-25C/-15F - Add neckwarmer over balaclava. Use both the fleece tights and light tights. Use some old wool socks with the toes cut off as arm/leg warmers.

    -30C/-22F - Pretty rare so I don't have any specific gear, but I make sure to have some chemical hand/toe warmers easily accessible for emergencies.

    This year I also have some cheap ski goggles for days below -25C/-13F. I've only used them twice so far (yesterday and today), but they start icing up once I get sweaty. I may need to cut some extra vents or coats the lenses with something.

  9. #9
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    Lots of great responses here already!

    I will add my .02 cents on few things.

    Wool baselayers are the bomb. I use SWRVE stuff, but the IBEX stuff looks very nice. Google "SWRVE Clothing" if you are interested in buying their stuff. So here are a few items starting from head to foot that I find required during cold winter comuting. For reference I live in Nebraska where bitter cold during the winter is normal. This winter has been unusually mild.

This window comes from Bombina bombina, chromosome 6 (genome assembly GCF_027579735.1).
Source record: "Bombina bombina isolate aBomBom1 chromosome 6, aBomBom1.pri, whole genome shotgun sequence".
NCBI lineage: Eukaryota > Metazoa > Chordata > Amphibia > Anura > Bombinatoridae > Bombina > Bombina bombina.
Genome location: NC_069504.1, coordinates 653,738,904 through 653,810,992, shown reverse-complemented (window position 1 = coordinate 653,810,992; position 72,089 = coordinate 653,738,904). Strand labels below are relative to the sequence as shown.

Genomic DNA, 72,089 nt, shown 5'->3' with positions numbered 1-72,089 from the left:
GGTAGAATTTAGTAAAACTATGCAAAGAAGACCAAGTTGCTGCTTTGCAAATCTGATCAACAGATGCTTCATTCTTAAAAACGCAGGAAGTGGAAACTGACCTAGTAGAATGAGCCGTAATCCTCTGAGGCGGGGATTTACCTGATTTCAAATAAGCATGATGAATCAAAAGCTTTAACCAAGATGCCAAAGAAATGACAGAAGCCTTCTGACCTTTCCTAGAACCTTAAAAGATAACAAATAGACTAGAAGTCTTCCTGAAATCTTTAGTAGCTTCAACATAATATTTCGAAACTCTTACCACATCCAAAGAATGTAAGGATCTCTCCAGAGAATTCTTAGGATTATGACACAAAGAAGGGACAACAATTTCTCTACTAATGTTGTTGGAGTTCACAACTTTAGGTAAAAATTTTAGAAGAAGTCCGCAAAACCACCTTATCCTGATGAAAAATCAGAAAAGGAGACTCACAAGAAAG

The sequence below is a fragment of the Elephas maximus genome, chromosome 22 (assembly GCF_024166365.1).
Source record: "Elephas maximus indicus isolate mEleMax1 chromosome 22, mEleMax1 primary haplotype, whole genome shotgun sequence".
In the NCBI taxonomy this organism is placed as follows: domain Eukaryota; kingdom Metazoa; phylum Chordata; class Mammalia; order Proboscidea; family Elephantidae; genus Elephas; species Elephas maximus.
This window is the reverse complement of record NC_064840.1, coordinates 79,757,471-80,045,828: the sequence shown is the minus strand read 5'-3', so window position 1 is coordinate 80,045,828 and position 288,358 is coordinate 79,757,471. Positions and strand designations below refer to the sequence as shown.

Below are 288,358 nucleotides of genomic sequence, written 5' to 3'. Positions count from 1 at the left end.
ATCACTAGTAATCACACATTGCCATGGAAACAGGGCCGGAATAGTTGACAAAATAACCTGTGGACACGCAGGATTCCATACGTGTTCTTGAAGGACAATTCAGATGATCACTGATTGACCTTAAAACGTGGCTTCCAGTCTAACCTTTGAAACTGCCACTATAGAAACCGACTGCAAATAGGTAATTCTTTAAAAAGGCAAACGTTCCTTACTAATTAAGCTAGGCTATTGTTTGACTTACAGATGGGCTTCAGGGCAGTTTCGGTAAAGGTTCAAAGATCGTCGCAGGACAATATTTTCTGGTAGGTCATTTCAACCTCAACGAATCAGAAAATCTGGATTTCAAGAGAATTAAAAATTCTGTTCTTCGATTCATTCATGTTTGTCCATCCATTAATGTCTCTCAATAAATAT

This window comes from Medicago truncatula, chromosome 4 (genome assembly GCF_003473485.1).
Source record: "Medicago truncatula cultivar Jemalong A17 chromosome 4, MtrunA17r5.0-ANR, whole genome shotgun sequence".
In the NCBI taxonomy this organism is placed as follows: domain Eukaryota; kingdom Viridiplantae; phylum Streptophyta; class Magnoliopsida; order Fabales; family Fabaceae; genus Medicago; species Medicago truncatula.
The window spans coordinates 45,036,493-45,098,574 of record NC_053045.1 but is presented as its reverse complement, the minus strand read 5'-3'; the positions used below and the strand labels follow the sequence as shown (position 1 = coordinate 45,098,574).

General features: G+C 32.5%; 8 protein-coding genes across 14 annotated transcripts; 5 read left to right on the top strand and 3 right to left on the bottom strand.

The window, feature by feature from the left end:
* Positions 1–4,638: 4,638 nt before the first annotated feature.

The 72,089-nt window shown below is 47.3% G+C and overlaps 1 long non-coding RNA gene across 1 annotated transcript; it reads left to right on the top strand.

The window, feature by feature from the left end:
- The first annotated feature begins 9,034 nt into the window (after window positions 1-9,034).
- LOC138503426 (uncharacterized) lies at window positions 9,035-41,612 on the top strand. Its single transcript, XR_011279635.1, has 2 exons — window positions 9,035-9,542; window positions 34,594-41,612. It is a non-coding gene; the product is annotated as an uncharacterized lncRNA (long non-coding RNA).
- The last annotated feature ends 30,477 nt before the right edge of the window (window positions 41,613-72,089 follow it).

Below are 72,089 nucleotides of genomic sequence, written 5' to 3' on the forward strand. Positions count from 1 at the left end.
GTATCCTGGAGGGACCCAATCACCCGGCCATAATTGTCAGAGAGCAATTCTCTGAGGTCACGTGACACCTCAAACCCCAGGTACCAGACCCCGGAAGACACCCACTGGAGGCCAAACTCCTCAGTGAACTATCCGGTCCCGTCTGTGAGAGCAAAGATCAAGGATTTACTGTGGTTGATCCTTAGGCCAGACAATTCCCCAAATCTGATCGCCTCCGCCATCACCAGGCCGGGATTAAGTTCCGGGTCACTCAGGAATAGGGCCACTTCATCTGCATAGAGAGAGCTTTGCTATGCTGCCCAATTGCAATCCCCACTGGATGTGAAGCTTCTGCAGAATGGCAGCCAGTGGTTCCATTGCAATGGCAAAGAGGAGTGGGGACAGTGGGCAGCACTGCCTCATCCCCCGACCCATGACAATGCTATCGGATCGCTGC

Head: Insulated poly or wool cycling cap with ear flaps.

    Face: I don't like balaclavas, but some swear by them. I use a wrap around face mask when the temps are in the single digits.

    Torso: Personally I do not like full jackets unless they have pit zips. I prefer a winter cycling vest. My reasons are that a vest can easily be used with multiple layers underneath. When the temps really drop I will use 4 layers under my vest (thin wool baselayer/wool SWOBO jersey/Polartec winter grade 1/4 zipp top). I will also wear PI arm warmers at times under the full sleeve base layers. I have also worn two SWOBO wool jerseys under my vest. I have a Voller brand vest FYI.

    Legs: I wear knee warmers in mild weather with Chrome knickers. But in cold weather I have a pair of Fox Wear "Power Shield Pants". Super warm pants, and the material on the back of the pants is very breathable.

    Hands: I have a set of the PI Lobster gloves....LOVE them!